UC Davis School of Veterinary Medicine
The University of California, Davis, School of Veterinary Medicine is the largest veterinary school in the United States and is currently ranked #1 among veterinary schools in the USA by US News & World report. In addition it is ranked 1st in the world according to the QS World University Rankings for two consecutive years: 2015 and 2016. Established in 1948, the school is the primary health resource for California's various animal populations. It is located in the southwest corner of the main campus of the University of California, Davis. The current Dean of Veterinary Medicine is Dr. Michael Lairmore.
The School focuses on students of the professional Doctor of Veterinary Medicine program, the Master of Preventive Veterinary Medicine program, graduate clinical residency programs, and graduate academic MS and PhD programs. The School of Veterinary Medicine provides educational, research, clinical service, and public service programs to advance the health and care of animals, the health of the environment, and public health.
The School addresses the health of all animals, including livestock, poultry, companion animals, captive and free-ranging wildlife, exotic animals, birds, aquatic mammals and fish, and animals used in biological and medical research. The School's expertise also encompasses related human health concerns, such as public health and the concept of One Health.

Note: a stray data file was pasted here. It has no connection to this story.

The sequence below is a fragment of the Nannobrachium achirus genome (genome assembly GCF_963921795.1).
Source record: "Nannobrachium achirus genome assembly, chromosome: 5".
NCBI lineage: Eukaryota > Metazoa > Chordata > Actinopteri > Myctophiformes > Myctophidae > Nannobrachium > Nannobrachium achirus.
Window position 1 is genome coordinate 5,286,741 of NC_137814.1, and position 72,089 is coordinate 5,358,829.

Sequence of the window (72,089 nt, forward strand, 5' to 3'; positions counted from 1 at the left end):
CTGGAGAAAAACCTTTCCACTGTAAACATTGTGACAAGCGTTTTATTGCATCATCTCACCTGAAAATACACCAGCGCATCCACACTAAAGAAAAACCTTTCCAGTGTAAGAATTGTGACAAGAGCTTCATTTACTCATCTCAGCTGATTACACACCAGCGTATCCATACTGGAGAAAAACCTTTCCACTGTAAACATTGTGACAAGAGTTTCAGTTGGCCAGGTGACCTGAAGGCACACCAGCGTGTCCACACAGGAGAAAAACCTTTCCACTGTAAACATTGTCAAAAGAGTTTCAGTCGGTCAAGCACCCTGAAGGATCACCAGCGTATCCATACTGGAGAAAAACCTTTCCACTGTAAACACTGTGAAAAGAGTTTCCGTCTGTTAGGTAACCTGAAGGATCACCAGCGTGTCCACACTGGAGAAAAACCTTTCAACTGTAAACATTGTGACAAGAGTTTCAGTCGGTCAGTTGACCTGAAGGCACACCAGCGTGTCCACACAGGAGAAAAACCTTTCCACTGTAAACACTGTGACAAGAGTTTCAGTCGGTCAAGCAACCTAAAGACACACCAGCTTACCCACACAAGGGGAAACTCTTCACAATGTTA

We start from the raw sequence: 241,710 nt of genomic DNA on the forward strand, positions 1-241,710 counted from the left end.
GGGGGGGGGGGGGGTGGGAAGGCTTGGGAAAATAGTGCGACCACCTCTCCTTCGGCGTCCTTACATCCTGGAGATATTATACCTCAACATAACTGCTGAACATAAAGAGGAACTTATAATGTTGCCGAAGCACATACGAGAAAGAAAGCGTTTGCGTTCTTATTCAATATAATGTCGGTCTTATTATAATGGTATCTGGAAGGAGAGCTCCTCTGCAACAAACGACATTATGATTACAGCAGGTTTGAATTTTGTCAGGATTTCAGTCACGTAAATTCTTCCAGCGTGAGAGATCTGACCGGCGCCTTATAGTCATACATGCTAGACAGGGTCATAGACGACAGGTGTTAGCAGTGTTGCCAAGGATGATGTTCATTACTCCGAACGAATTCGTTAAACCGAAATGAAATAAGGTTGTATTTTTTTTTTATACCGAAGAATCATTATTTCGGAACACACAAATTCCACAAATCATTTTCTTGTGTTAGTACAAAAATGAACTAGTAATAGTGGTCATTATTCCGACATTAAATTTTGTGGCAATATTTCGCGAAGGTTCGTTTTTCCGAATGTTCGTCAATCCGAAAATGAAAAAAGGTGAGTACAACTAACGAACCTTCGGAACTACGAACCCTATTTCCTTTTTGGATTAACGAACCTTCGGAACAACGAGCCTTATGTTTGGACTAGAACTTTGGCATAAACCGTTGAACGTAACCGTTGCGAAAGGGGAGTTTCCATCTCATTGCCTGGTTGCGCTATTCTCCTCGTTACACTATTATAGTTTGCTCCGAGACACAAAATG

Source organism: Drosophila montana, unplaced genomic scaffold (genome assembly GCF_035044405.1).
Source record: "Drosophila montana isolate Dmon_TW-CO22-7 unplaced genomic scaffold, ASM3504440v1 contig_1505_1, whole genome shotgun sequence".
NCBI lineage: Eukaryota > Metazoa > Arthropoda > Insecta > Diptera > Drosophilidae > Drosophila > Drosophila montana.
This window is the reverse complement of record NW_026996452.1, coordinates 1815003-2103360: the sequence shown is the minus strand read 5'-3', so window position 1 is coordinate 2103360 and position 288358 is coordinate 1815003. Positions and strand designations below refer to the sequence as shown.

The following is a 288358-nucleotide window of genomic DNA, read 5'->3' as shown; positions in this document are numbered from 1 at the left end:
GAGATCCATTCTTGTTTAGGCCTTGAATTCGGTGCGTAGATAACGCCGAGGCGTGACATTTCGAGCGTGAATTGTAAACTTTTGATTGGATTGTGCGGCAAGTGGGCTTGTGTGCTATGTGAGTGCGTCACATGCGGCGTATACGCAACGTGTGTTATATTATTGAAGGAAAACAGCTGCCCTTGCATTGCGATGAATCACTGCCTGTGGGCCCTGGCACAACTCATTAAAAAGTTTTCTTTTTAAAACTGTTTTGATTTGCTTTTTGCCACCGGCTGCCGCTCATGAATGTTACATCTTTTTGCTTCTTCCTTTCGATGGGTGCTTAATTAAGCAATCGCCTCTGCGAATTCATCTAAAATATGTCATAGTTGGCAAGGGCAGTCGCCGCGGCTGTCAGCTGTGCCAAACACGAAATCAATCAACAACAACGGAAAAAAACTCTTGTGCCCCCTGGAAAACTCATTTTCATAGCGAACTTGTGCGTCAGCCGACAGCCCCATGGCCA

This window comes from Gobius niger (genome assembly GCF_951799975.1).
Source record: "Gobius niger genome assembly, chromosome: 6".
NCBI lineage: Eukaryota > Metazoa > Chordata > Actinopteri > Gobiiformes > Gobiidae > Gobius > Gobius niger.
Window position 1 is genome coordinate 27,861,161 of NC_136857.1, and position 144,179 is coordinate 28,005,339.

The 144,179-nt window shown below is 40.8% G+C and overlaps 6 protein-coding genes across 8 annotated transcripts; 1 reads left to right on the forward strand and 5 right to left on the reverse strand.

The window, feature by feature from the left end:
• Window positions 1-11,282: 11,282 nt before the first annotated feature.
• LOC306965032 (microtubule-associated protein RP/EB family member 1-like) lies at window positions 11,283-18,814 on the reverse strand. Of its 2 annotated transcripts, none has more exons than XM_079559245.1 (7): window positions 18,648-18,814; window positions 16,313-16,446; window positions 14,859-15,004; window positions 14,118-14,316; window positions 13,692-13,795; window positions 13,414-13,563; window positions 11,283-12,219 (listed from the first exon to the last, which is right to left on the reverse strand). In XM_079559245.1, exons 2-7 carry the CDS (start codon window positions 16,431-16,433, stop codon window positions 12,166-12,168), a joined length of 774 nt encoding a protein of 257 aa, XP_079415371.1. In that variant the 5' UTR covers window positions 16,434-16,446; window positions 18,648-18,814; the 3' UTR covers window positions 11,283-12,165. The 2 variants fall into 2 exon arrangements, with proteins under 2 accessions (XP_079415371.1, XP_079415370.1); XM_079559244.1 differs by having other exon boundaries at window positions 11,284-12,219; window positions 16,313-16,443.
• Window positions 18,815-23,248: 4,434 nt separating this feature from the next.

The School runs 28 research and clinical programs, including clinical referral services; diagnostic testing services; continuing education; extension; and community outreach.
The School consists of six different academic departments:
- Anatomy, Physiology & Cell Biology
- Molecular Biosciences
- Medicine and Epidemiology
- Pathology, Microbiology & Immunology
- Population Health and Reproduction
- Surgical and Radiological Sciences
The School switched to a new DVM curriculum starting with the class of 2015. This curriculum has been in development for 5 years. In the new curriculum, 75% of the material is didactic curriculum core material and 25% is elective material. In the first year, students gain a solid understanding of the normal structure, function and homeostasis of animals. Year two is focused on pathophysiology and mechanisms of disease of animals. The third year is aimed at teaching the manifestations of animal diseases including history, diagnosis, therapeutic and prevention strategies. The fourth year is clinical work, which is broken up into nine different tracks from which a student may choose. The tracks are Equine Track, Equine/Small Animal Track, Food Animal Track, Food/Small Animal Track, Large Animal Track, Mixed Animal Track, Small Animal Track, Zoological Track and Individual Track.
Veterinary Medical Teaching HospitalEdit
The William R. Pritchard Veterinary Medical Teaching Hospital (VMTH) at the University of California, Davis — a unit of the School of Veterinary Medicine — is open to the public. Faculty and resident clinicians along with supervised students treat more than 50,000 animals a year, ranging from cats and dogs to horses, cows, and exotic species. The current hospital, along with five support buildings, opened in 1970. The VMTH provides training opportunities and clinical experiences for DVM students and post graduate veterinarian residents. These residents are trained under the faculty's tutelage to be board-certified specialists in one of 34 specialty areas.